I happened to be in a newsroom in Montreal this week, for a meeting that ended up being pushed back because the mayor had just been arrested on corruption charges (following in a not so proud tradition of Montreal mayors) and all hands were on deck arranging coverage. So there I sat, in the middle of the action, watching the journalistic hive in full buzz.
While waiting for the meeting, I spent some time connecting with friends and colleagues in Istanbul via social media. The Turkish press have been suppressing news of police violence against demonstrators protesting government moves to restrict their freedoms. I have been passing on eye witness reports, so the story will be heard and my friends will know they are not alone.
When my plane touched down back in Toronto I found myself on a Park n Fly bus with what I thought were a crowd of rowdies returning from holiday. It turns out they were a wedding party that went south for a fairy tale celebration and, after getting entangled in a bar fight at a local disco, ended up in a Dominican jail. Finally home in Canada they were drunk with relief. Reporters crowded around our bus, flashes going off in every direction.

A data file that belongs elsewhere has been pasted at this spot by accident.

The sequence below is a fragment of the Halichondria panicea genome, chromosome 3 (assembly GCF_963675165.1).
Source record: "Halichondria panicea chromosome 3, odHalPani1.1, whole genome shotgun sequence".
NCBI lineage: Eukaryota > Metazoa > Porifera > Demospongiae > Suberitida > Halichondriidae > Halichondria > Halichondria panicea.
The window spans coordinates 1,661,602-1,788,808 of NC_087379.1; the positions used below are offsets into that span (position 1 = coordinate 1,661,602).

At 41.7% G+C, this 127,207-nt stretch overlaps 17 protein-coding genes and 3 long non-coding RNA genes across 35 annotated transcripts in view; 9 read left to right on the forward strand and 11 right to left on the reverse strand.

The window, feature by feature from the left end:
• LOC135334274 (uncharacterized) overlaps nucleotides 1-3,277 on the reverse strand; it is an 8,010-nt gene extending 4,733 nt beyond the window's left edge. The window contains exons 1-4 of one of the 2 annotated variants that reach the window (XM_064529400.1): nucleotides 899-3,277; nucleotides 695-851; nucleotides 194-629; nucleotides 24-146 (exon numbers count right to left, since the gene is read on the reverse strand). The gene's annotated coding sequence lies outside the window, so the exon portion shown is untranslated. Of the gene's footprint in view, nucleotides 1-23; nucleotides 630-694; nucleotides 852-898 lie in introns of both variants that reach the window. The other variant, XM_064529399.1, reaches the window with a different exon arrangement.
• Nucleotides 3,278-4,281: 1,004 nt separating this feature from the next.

It was surreal. I was reminded of Solomon Gursky from the Mordecai Richler novel, mysteriously appearing in the background of photographs of significant moments in history. Which is a nice Montreal reference. But I didn’t think my friends would get it so when I told the story I said I felt like Forrest Gump instead. Then I counted backwards in my head to see if that reference timed out on relevance. But my friends seemed to remember and laughed so that was all right.
Three morals in this story,
1. I’ve had an interesting week.
2. To fully appreciate the story it would help to be well versed in 20th century classic Canadian fiction. But a nodding acquaintance with Academy Award winning Hollywood films of the past 20 years will do in a pinch.
3. Aging makes it harder to connect because there are fewer and fewer people who share the same cultural references. If you are given to obscure literary and mythological references like I am, you can easily find yourself all alone with your thoughts.
Yours with creativity and imagination,